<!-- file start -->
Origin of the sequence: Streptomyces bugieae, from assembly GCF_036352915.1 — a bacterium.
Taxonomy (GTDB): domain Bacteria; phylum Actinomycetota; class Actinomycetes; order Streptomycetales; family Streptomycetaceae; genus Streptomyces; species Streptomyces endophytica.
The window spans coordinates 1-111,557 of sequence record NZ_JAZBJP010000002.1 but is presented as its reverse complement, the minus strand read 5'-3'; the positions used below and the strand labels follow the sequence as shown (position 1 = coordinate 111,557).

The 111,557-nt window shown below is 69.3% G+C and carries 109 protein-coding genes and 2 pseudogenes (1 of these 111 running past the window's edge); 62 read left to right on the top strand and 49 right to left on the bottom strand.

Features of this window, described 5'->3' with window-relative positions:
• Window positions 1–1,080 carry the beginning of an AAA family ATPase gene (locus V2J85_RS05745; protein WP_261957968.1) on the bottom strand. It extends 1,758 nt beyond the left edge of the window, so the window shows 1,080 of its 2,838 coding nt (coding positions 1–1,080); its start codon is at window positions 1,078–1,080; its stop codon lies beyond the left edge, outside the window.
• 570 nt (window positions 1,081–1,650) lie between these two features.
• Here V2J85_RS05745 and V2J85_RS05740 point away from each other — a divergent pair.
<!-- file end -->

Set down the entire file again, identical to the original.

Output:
Origin of the sequence: Streptomyces bugieae, from assembly GCF_036352915.1 — a bacterium.
Taxonomy (GTDB): domain Bacteria; phylum Actinomycetota; class Actinomycetes; order Streptomycetales; family Streptomycetaceae; genus Streptomyces; species Streptomyces endophytica.
The window spans coordinates 1-111,557 of sequence record NZ_JAZBJP010000002.1 but is presented as its reverse complement, the minus strand read 5'-3'; the positions used below and the strand labels follow the sequence as shown (position 1 = coordinate 111,557).

The 111,557-nt window shown below is 69.3% G+C and carries 109 protein-coding genes and 2 pseudogenes (1 of these 111 running past the window's edge); 62 read left to right on the top strand and 49 right to left on the bottom strand.

Features of this window, described 5'->3' with window-relative positions:
• Window positions 1–1,080 carry the beginning of an AAA family ATPase gene (locus V2J85_RS05745; protein WP_261957968.1) on the bottom strand. It extends 1,758 nt beyond the left edge of the window, so the window shows 1,080 of its 2,838 coding nt (coding positions 1–1,080); its start codon is at window positions 1,078–1,080; its stop codon lies beyond the left edge, outside the window.
• 570 nt (window positions 1,081–1,650) lie between these two features.
• Here V2J85_RS05745 and V2J85_RS05740 point away from each other — a divergent pair.